SMU Campus Climate

Life can be chaotic and challenging, and this is no different at SMU. As Christians, we know it is not easy, accepting that we will never be perfect on Earth, but are being sanctified more and more by God’s grace each day.

In this page, we hope to highlight the challenging aspects at SMU that directly affect Christians– These are areas that we, at RUF, are working through the Gospel to improve each and every day for the benefit of our students and campus.


 

Religious Agnosticism: "So what about Christianity or God?"

It is not that most students are hostile to God and Jesus. It is that most live in such a way that neither God nor Jesus is an important part of their life at this point in time. This is not a judgment on the students nor is it to say that God is not actively at work. In fact, it is quite the opposite. At RUF and other places, God is very present and the Holy Spirit is at work.  

Nominal Christianity: "I get it, you're preaching to the choir."

SMU is the shiny buckle of the Bible Belt, garrisoned by one of the largest United Methodist churches in the world.  Multiple mega churches are within miles along with nearly every other denomination.  Many of these churches are gospel believing and missional, so naturally they seek to influence their local college.  As a result, there are 25 different Christian ministries on campus.  

There are also many students who identify as Christians at SMU. 25% of the student body is Catholic, a little known fact!  By now you are wondering, how do religious agnosticism and nominal Christianity fit? Are these the same students or different groups within the school?

To those who have heard the Gospel repeatedly, it is easy to become numbed to its challenging call to repent and extraordinary invitation to a loving, joy-filled life.  This is why RUF presents the bold Gospel, its demanding and miraculous call to a different life.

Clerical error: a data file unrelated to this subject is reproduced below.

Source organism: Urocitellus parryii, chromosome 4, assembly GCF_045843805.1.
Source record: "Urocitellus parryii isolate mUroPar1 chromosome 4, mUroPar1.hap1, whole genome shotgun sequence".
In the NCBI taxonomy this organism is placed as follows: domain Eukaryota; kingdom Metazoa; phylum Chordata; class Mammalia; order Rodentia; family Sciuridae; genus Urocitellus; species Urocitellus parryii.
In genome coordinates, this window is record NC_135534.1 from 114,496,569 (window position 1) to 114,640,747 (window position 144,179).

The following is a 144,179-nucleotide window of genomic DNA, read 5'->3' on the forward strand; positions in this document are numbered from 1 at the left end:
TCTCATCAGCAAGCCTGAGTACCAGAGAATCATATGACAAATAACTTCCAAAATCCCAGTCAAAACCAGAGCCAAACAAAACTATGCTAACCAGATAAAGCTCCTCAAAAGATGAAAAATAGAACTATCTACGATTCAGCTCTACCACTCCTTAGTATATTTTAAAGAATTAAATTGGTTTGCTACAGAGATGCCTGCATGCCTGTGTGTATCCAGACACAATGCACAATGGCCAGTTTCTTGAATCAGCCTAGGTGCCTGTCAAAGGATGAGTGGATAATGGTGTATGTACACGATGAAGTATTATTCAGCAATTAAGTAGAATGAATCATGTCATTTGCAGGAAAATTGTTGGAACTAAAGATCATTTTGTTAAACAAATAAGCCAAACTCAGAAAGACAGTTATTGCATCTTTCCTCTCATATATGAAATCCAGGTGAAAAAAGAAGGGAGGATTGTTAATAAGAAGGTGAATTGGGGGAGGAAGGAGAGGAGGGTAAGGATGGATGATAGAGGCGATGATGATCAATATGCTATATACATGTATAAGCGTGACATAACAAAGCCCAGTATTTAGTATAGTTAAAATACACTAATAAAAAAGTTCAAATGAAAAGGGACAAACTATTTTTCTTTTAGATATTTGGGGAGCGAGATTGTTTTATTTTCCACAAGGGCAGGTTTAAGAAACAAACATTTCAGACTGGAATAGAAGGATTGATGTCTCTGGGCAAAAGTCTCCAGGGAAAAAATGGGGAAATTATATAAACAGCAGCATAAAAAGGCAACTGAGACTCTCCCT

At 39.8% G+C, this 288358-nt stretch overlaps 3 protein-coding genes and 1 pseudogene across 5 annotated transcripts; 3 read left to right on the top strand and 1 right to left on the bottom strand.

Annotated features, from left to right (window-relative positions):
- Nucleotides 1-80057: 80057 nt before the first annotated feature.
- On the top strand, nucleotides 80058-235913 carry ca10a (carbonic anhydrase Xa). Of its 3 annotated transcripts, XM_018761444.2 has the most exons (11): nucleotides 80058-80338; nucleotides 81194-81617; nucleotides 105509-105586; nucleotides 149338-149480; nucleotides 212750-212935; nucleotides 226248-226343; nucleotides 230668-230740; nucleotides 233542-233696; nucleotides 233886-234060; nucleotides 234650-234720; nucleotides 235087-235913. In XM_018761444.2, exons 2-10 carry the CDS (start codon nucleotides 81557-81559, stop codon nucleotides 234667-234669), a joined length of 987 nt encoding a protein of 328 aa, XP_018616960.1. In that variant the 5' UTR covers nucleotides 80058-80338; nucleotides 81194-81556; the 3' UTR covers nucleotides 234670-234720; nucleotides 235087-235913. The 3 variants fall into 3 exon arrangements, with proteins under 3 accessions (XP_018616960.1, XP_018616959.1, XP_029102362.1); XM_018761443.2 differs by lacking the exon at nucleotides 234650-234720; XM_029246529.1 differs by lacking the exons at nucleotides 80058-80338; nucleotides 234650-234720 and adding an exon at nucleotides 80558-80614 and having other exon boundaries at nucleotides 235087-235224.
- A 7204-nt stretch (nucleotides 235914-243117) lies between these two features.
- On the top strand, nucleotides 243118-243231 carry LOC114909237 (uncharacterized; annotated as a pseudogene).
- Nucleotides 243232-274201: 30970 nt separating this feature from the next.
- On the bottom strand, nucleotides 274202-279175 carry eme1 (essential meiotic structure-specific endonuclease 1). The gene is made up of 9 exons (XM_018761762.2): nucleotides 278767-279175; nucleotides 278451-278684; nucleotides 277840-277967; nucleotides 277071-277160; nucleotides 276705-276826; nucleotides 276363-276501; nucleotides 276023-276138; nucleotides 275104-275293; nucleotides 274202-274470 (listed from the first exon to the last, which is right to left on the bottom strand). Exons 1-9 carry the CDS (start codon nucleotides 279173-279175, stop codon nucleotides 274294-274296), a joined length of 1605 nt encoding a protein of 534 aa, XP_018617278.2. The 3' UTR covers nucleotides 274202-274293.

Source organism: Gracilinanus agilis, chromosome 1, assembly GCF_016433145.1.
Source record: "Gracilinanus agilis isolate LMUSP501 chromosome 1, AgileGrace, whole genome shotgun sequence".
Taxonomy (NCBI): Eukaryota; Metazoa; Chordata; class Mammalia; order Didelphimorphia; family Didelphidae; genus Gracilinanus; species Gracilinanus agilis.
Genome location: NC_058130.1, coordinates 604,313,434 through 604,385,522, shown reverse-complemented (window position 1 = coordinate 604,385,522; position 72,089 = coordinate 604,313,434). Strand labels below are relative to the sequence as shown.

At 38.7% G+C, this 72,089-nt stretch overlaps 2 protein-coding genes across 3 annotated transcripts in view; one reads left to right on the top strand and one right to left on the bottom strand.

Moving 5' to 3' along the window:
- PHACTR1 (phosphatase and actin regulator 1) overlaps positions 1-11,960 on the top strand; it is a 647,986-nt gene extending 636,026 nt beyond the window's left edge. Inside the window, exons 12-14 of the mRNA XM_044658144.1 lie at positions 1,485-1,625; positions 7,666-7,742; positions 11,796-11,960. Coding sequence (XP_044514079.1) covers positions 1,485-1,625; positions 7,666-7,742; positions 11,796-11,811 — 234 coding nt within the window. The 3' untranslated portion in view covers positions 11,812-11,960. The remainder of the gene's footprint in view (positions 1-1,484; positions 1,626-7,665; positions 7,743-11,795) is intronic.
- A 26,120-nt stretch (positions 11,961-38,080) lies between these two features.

The Pressure Cooker - "Sorry, things are crazy right now."

The SMU student seeks to maximize their schedule: majors, sports, and organized extracurriculars fill the day – things that are important to be involved in to foster the college experience. SMU offers many ways for students to get involved so it can often feel overwhelming.

For some, these options begin to feel like pressure.  With so many options, "I must be doing something," becomes the default mindset of the typical college student.  The university encourages a high degree of involvement, so often students have to choose between conflicting meetings. Involvement with a campus ministry is one of the first activities to be cut when deadlines approach and the workload piles up.

RUF answers these pressures by inviting students to rest in the fellowship of the Gospel where all needs to perform and justify ourselves have been met through the cross and resurrection.

No Material Needs - "Meh. I've got one already."

When someone arrives at campus, it is evident that SMU is a beautiful place. One quickly realizes though is that it is also a place of abundance. The university facilities and socio economic background of many if not most of the students means that there is little if any outward need.  Of course this is not true for EVERY student, but it does mean that any kind of event, food, or other opportunity will not be unique, novel, or especially valuable to the typical student.  Said another way, students are used to getting things and having things, so there are few wants for material items.

Ironically, as abundant as SMU is materially, it can be very trying socially and can be harmful to mental wellbeing. The pressure to keep up materially and be successful academically or professionally means that every activity or action carries enormous weight. Feeling isolated and under pressure can lead some to high levels of anxiety and other mental illness.

RUF is here for students looking to find help when this hits.  Much of our ministry happens over meals and in coffee shops, listening and counseling students towards their sufficiency in Christ Jesus.